An Order to Show Cause, also called an OSC, is an appointment to see the judge. It is obtained by filing paperwork with the court, and in the paperwork you ask for specific, temporary relief. That relief is only good until time of trial. Normally, the relief would be for child custody, visitation, child support, or spousal support. At the appointment (or court hearing) the judge will decide whether he will give you temporary relief by making court orders which are only good until the divorce trial.
What do I do if I was served with divorce papers?
If you are the one who has been served with divorce paperwork, you need to know that you have 30 days to file a "Response" to the divorce with the court. This is a document which tells the court that you are interested in the outcome of the divorce proceedings, that you wish to be notified of any court date, and that you will be participating in the divorce process by appearing in court to help the judge make his/her decisions.
If a Response to the divorce is not filed, the matter is decided by "default." This means that the court decides the outcome of the case based upon only one side’s versions of the facts. Thus, when there is property or children involved, it is very important to file a Response.What Happens After I File the Response?
After the initial divorce paperwork is filed with the court, each party then has a right to conduct "discovery." This allows each party to ask the other person questions and may require each party to produce written documentation about his/her income, assets and debts, or about any other information which may be relevant to your divorce case.What Happens After Discovery is Complete?
After the discovery process is complete in the divorce, the case is ready to be set for trial. At trial, each party will go in how front of a judge and present evidence. After hearing all the evidence in a case, the judge will make a decision and grant a divorce.
How much does the average divorce cost?
Is there a way to avoid a divorce trial? Yes, if both you and your spouse are able to agree on all issues in your divorce, meaning child custody, child visitation, child support, spousal support, division of property, division of any pension plans, and division of debts, you can avoid litigation. You can simply have someone write up a divorce judgment, sign it, and file it to complete your divorce.
Yes. Child custody and child support are not related. If your husband is not paying you child support, you need to obtain a court order requiring him to do so. If you have a court order and he is not honoring it, there are ways to make him pay. In California, child custody is determined by what is in the best interest of the children. This is based upon a number of factors, including which parent is more likely to allow the other parent to have frequent and continuing contact with the children. If you do not allow your husband to see the children simply because he is not paying you child support, you will risk losing custody of your children.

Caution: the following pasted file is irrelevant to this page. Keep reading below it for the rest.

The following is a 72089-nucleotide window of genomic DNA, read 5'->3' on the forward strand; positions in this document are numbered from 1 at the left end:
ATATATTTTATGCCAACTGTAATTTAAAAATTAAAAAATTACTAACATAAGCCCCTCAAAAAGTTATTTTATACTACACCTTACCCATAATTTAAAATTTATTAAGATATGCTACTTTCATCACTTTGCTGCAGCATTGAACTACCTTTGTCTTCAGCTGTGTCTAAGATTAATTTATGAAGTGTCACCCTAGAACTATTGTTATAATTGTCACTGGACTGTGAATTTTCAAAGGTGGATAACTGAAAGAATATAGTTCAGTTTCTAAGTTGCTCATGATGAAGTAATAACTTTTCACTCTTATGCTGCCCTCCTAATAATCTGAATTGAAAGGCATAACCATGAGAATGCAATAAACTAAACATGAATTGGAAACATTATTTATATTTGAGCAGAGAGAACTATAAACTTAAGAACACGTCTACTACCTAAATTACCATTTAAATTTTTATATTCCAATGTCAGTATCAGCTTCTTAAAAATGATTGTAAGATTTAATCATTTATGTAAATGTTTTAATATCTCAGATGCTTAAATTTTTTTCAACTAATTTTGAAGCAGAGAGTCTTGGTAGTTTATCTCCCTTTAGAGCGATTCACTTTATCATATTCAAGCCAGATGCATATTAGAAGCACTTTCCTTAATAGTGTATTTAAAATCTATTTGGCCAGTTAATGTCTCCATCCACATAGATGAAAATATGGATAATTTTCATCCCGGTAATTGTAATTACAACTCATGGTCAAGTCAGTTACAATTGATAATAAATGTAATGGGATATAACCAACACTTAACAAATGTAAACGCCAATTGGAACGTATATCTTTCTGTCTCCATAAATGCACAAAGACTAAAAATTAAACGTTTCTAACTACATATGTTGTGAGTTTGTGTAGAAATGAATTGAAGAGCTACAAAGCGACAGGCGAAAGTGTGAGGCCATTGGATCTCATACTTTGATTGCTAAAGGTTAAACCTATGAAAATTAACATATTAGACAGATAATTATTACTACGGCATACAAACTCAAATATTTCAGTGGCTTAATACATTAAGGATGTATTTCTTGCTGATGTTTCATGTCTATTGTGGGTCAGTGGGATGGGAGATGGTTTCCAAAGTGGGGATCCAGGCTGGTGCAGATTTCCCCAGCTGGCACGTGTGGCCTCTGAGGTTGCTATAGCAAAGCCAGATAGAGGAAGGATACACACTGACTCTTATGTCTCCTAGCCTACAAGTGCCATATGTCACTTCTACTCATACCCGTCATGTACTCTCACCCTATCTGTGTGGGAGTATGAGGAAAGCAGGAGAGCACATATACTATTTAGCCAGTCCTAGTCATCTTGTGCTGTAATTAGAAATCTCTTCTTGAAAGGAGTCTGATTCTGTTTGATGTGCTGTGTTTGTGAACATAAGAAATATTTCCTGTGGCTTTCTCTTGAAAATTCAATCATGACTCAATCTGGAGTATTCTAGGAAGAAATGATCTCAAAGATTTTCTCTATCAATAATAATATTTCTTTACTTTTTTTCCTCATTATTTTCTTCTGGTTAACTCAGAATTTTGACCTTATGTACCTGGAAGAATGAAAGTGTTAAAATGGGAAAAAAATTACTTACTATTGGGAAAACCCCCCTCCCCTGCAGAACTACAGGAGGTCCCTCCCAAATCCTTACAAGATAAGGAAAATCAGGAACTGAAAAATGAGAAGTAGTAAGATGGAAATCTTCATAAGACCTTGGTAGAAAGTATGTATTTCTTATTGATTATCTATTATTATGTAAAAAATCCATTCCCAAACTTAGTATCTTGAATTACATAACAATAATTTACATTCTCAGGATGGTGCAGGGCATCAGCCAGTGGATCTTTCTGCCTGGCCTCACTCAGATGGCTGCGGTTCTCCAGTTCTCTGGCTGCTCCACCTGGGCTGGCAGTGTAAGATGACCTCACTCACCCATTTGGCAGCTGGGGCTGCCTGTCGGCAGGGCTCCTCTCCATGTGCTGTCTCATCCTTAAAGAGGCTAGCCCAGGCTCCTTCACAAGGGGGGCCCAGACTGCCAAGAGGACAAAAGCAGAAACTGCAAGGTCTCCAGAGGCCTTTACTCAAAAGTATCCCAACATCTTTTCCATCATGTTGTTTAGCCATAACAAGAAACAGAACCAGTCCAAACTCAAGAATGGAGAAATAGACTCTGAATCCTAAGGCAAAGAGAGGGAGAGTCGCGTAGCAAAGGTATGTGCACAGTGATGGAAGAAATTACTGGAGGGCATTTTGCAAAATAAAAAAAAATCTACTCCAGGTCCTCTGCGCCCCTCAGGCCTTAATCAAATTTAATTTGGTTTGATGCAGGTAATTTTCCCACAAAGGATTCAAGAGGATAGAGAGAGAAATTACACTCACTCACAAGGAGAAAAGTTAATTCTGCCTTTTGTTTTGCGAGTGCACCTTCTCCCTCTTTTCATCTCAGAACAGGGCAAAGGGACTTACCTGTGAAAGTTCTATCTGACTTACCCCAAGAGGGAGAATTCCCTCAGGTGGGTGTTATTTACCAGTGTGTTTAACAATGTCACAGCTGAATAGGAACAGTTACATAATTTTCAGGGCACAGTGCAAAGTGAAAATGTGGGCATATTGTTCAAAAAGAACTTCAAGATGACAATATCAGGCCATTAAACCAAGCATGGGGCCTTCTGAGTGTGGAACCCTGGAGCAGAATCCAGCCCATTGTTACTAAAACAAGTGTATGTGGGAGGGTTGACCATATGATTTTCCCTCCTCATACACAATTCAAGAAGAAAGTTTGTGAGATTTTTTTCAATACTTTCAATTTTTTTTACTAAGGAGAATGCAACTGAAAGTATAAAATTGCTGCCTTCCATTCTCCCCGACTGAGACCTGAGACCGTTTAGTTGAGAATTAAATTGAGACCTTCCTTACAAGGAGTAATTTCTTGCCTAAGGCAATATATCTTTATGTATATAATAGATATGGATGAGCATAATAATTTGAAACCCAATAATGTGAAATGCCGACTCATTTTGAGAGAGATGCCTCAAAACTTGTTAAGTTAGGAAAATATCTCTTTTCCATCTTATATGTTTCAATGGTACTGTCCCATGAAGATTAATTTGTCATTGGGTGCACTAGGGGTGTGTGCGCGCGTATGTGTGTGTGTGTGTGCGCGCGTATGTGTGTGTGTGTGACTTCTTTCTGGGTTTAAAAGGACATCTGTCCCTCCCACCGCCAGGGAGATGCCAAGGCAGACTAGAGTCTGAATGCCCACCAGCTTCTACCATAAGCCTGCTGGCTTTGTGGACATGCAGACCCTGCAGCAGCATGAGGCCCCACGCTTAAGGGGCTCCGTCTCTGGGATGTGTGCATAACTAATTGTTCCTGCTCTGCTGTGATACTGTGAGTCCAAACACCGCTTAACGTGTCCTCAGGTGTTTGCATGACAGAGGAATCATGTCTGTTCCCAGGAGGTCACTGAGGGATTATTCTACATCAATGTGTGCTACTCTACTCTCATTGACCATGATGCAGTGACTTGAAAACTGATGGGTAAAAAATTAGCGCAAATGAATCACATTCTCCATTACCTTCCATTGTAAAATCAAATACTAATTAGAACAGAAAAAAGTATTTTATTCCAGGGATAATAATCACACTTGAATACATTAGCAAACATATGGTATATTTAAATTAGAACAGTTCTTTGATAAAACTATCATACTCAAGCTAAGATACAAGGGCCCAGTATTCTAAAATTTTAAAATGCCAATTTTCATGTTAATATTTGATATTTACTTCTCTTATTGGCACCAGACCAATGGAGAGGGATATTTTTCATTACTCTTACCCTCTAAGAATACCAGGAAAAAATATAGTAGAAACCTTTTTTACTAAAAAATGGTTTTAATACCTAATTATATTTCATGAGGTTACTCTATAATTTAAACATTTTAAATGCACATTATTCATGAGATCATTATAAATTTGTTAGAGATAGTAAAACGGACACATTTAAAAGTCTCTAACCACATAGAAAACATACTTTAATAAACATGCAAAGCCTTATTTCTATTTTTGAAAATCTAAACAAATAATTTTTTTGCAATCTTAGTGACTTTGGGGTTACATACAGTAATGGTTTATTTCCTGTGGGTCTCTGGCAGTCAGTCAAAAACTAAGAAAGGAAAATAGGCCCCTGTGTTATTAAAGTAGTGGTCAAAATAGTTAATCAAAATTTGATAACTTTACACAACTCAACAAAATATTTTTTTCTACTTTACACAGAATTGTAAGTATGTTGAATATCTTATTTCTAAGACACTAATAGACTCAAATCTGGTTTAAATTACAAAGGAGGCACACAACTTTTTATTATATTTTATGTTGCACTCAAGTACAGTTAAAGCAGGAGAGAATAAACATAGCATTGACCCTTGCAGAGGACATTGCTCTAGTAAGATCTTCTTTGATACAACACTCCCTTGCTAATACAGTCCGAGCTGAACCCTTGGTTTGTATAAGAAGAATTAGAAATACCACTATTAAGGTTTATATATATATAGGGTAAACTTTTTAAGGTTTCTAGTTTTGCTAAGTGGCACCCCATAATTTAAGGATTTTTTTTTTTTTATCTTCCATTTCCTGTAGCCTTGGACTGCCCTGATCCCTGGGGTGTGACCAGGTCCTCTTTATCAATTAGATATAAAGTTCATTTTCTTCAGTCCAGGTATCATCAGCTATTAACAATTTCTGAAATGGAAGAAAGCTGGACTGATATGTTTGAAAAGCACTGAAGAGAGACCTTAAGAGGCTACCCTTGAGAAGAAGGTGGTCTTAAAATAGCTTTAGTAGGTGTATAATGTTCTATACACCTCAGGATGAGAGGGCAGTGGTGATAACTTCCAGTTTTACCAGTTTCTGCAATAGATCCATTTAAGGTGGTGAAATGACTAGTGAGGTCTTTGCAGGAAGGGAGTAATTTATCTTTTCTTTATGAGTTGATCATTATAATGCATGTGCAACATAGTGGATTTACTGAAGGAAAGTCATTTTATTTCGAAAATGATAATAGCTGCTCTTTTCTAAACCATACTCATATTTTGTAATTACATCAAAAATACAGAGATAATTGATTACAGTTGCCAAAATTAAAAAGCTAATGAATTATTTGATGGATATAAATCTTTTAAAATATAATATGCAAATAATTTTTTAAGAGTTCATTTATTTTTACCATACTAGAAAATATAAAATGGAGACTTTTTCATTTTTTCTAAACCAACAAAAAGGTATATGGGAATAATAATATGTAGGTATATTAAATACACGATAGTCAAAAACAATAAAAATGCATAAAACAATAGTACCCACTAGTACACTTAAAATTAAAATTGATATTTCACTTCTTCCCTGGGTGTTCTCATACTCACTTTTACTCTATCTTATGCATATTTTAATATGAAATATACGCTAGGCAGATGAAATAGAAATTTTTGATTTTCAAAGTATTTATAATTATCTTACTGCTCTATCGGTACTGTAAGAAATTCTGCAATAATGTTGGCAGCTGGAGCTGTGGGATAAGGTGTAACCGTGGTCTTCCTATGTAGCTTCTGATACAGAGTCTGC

My husband is not paying me child support, do I have to let him see the children?
If my spouse cheated on me, can I get sole custody of our children?
That depends. California is a no-fault state. This means if your spouse had an affair during the marriage, this is not a basis to deny your spouse visitation, nor is it, in and of itself, a reason to obtain custody of the children. However, if your spouse in usable to care for your children because your spouse is frequenlty not home, comes home late at night, or is otherwise neglecting the children, the court may find that you are best able to care for the children and award you custody of the children in the divorce.
If the judge makes a mistake at the divorce trial, can I fix it?
Not necessarily. Normally, the findings in a divorce trial made by a judge, and the orders contained in your divorce judgment are final and cannot be changed. However, there are significant exceptions to this rule, and you should consult with a family law attorney as soon as you discover any error.
If you have any questions about a divorce issues, or any other family law matter, and you live in the Temecula, Murrieta, or Hemet areas of Riverside County, California, please contact one of our family law attorneys to set up a free consultation: (951) 816-9543, or visit our websites for more information: http://www.temecladivorce.com/, http://www.familylawyerintemecula.com/, or http://www.familylaw-riversidecounty.com/